Below is an interview with a former classmate of mine at the University of Toronto — she was born in Poland, but has lived in the United States and now resides in Canada. She is definitely a cultural chameleon. How does she do it?
Where do you currently live?
How do you define “home”?
I associate home with my loved ones, my closest family, and friends. Or places where I feel comfortable, and like myself.
Where do you consider your “home”?
Oh so many places! Currently I’d say Canada, because I’ve been here for the past few years. I must say that I’m pleasantly surprised by how much I enjoy living here.
“My home however, will always be this little city in North Eastern Poland where I grew up and where my grandparents still live. I love going back there every time! Also, I have to say Warsaw is another home, I spent a year there recently studying at the University of Warsaw and absolutely fell in love with the city.”
How many countries/places have you lived in?
Three: Poland, United States, and Canada
Why did you move around?
My family first moved from Poland to the United States in search for better opportunities – like any Eastern European family. They had similar motivations when moving from the U.S. to Canada; especially after the 2008 financial crisis.
Do you think of yourself as an expatriate?
At this point no. Perhaps when I was younger I’d say yes. Having lived for such a long time outside of my native country however, I’ve adapted to so many different environments, and taken on so many different cultural identities.
“I rather consider myself a global citizen, or someone who is a bit ‘out of place’. I don’t really belong to one nationality or country, but to a blend of different cultures.”
What impact do you think moving/living abroad has had on you?
I think it has made me a more understanding and open person. It has also made me appreciate individual differences, as well as inspired me to be a curious person. Unsurprisingly, it also made me want to constantly travel — to soak up as much of a place as I can, and continue exploring others.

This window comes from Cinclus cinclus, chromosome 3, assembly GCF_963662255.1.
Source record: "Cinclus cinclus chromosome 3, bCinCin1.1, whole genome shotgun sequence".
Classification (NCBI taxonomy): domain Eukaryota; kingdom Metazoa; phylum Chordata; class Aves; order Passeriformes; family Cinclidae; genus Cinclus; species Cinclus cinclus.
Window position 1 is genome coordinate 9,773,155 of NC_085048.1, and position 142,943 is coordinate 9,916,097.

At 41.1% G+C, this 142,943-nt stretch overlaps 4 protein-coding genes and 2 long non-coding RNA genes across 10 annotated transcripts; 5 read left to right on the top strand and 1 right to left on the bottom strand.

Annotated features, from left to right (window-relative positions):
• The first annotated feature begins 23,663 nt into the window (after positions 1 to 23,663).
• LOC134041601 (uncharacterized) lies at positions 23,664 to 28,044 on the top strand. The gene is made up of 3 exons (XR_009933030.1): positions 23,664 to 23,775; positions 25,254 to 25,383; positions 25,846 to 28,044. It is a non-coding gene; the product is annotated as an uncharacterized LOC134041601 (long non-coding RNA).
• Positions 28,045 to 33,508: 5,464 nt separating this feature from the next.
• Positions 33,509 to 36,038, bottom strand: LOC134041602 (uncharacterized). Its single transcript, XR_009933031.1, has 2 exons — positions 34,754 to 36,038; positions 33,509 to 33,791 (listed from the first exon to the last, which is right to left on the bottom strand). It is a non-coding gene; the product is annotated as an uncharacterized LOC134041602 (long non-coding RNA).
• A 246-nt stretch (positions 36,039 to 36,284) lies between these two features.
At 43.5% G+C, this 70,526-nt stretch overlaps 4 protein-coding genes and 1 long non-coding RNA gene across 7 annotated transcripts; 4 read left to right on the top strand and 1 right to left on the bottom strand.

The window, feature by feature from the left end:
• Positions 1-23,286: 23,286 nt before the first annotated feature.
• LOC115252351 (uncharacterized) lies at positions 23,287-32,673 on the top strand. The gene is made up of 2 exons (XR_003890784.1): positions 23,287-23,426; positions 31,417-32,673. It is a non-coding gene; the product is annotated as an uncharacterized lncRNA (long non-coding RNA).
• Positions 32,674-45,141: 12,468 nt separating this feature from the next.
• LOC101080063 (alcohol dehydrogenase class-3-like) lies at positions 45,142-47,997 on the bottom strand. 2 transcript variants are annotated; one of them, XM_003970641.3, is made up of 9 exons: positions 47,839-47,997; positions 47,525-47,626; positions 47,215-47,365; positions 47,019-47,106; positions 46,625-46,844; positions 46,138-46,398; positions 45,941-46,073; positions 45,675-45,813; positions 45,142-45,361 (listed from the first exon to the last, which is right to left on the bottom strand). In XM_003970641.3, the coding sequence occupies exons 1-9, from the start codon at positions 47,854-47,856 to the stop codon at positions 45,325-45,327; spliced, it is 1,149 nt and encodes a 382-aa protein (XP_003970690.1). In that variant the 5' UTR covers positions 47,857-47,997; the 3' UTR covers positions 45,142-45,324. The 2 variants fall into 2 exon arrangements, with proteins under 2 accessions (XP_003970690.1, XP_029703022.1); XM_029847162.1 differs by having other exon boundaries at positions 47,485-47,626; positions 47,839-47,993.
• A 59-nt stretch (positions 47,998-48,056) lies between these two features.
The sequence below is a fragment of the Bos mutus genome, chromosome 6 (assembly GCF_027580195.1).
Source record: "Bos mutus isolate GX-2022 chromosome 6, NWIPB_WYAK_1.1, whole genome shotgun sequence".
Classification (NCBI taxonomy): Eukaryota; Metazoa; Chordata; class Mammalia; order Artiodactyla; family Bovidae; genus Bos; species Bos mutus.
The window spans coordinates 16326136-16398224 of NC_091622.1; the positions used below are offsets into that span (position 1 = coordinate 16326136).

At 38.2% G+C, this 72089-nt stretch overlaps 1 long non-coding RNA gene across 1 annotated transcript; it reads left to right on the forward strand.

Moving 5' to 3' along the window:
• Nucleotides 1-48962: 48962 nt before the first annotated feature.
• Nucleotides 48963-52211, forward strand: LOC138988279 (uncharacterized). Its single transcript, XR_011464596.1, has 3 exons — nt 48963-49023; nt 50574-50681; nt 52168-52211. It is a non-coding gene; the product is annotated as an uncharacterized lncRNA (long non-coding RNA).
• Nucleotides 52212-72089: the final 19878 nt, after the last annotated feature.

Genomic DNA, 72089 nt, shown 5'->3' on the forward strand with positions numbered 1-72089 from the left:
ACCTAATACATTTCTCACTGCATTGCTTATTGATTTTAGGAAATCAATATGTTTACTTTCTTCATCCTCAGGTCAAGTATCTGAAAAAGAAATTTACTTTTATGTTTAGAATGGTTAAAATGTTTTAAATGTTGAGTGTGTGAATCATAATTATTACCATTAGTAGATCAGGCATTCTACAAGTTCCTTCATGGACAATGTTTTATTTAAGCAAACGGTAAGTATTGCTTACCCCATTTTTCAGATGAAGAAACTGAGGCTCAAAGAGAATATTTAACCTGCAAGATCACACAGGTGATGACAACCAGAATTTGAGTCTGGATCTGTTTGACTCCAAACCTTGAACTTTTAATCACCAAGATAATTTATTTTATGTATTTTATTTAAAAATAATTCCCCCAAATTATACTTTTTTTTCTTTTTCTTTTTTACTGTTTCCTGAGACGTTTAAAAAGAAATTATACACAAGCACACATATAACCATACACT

Do you have any regrets about how you grew up?
Absolutely not! I feel very grateful for getting a chance to grow up in different countries.
What is the most outrageous question you’ve ever been asked about the country/countries you’ve lived in?
When I lived in the U.S., people would always ask me how I could be Polish since I didn’t have blue eyes and blond hair. (Because apparently everyone in Poland looks the same.)
When you went back to your native country did you ever feel like a foreigner?
Yes! Whenever I go back to Poland people always say ‘oh you’re so American” — whatever that means. It’s actually quite funny, because when I’m in North America I feel like I’m more Polish, but whenever I go to Poland I feel like I’m more North American.
Essentially, I feel like a foreigner wherever I am.
Was it hard for you to re-adjust?
The first time I moved was the hardest. I went through culture-shock, especially because I had to learn a new language.
Would you want your kids to grow up the way you did?
“I feel like growing up in different places and seeing what the world has to offer is a really valuable experience.”
What is the coolest experience you’ve ever had?
This is not super cool, but I always found it funny that when living in the U.S. a lot of Spanish speaking people would always approach me and just start speaking Spanish. Even though I could never understand a word of what they were saying, it would always happen because I tend to look more Latin American than Eastern European.
Do you think other people should have the same experiences? Why?
Yes! I mean it’s not for everybody, but I think it makes you a richer person; you get to learn different languages and experience a variety of cultures. I think that first hand experiences like that, help you understand the world better.
If you could change one thing about the world today what would it be?
Empathy! Understanding! I feel like interactions with other people that appear different from ourselves, allow us to learn that in reality we’re actually not all that different.